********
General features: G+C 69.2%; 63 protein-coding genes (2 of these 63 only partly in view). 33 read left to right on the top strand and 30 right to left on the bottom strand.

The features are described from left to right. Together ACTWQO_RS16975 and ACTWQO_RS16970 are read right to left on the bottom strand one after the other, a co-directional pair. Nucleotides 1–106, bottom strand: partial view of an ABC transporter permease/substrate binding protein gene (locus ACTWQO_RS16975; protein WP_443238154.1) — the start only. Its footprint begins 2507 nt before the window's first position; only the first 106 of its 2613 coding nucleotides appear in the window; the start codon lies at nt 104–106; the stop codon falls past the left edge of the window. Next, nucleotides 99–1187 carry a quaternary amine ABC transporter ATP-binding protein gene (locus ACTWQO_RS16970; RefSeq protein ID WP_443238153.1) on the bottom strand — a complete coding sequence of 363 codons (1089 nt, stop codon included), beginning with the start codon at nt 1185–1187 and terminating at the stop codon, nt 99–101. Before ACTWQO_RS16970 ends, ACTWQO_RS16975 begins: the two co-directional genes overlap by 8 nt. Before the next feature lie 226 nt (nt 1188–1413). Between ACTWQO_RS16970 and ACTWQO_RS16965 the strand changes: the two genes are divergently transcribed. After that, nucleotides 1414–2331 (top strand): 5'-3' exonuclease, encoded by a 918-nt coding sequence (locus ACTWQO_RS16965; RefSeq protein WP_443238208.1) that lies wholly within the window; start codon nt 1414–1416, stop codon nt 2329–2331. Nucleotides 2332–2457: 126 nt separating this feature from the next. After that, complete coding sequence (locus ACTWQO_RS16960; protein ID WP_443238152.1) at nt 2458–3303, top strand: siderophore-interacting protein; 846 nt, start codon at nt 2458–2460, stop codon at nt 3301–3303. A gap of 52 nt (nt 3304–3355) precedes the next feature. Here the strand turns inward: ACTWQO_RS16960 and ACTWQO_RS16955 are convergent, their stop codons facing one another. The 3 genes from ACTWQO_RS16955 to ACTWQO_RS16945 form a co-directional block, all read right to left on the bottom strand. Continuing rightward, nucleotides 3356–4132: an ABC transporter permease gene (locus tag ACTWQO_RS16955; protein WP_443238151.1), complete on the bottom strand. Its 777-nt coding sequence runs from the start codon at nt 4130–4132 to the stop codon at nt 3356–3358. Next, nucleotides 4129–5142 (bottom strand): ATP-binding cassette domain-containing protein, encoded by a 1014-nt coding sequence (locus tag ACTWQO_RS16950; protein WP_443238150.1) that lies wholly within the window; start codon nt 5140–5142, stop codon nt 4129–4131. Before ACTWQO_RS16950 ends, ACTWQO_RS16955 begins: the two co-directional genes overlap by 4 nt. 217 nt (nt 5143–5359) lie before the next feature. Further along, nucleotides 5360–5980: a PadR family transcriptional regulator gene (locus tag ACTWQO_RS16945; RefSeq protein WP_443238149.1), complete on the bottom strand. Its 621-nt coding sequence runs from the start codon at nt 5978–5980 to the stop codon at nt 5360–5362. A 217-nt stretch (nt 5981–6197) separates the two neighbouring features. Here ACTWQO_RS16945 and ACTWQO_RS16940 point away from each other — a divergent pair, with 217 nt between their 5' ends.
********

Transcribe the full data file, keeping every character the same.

General features: G+C 69.2%; 63 protein-coding genes (2 of these 63 only partly in view). 33 read left to right on the top strand and 30 right to left on the bottom strand.

The features are described from left to right. Together ACTWQO_RS16975 and ACTWQO_RS16970 are read right to left on the bottom strand one after the other, a co-directional pair. Nucleotides 1–106, bottom strand: partial view of an ABC transporter permease/substrate binding protein gene (locus ACTWQO_RS16975; protein WP_443238154.1) — the start only. Its footprint begins 2507 nt before the window's first position; only the first 106 of its 2613 coding nucleotides appear in the window; the start codon lies at nt 104–106; the stop codon falls past the left edge of the window. Next, nucleotides 99–1187 carry a quaternary amine ABC transporter ATP-binding protein gene (locus ACTWQO_RS16970; RefSeq protein ID WP_443238153.1) on the bottom strand — a complete coding sequence of 363 codons (1089 nt, stop codon included), beginning with the start codon at nt 1185–1187 and terminating at the stop codon, nt 99–101. Before ACTWQO_RS16970 ends, ACTWQO_RS16975 begins: the two co-directional genes overlap by 8 nt. Before the next feature lie 226 nt (nt 1188–1413). Between ACTWQO_RS16970 and ACTWQO_RS16965 the strand changes: the two genes are divergently transcribed. After that, nucleotides 1414–2331 (top strand): 5'-3' exonuclease, encoded by a 918-nt coding sequence (locus ACTWQO_RS16965; RefSeq protein WP_443238208.1) that lies wholly within the window; start codon nt 1414–1416, stop codon nt 2329–2331. Nucleotides 2332–2457: 126 nt separating this feature from the next. After that, complete coding sequence (locus ACTWQO_RS16960; protein ID WP_443238152.1) at nt 2458–3303, top strand: siderophore-interacting protein; 846 nt, start codon at nt 2458–2460, stop codon at nt 3301–3303. A gap of 52 nt (nt 3304–3355) precedes the next feature. Here the strand turns inward: ACTWQO_RS16960 and ACTWQO_RS16955 are convergent, their stop codons facing one another. The 3 genes from ACTWQO_RS16955 to ACTWQO_RS16945 form a co-directional block, all read right to left on the bottom strand. Continuing rightward, nucleotides 3356–4132: an ABC transporter permease gene (locus tag ACTWQO_RS16955; protein WP_443238151.1), complete on the bottom strand. Its 777-nt coding sequence runs from the start codon at nt 4130–4132 to the stop codon at nt 3356–3358. Next, nucleotides 4129–5142 (bottom strand): ATP-binding cassette domain-containing protein, encoded by a 1014-nt coding sequence (locus tag ACTWQO_RS16950; protein WP_443238150.1) that lies wholly within the window; start codon nt 5140–5142, stop codon nt 4129–4131. Before ACTWQO_RS16950 ends, ACTWQO_RS16955 begins: the two co-directional genes overlap by 4 nt. 217 nt (nt 5143–5359) lie before the next feature. Further along, nucleotides 5360–5980: a PadR family transcriptional regulator gene (locus tag ACTWQO_RS16945; RefSeq protein WP_443238149.1), complete on the bottom strand. Its 621-nt coding sequence runs from the start codon at nt 5978–5980 to the stop codon at nt 5360–5362. A 217-nt stretch (nt 5981–6197) separates the two neighbouring features. Here ACTWQO_RS16945 and ACTWQO_RS16940 point away from each other — a divergent pair, with 217 nt between their 5' ends.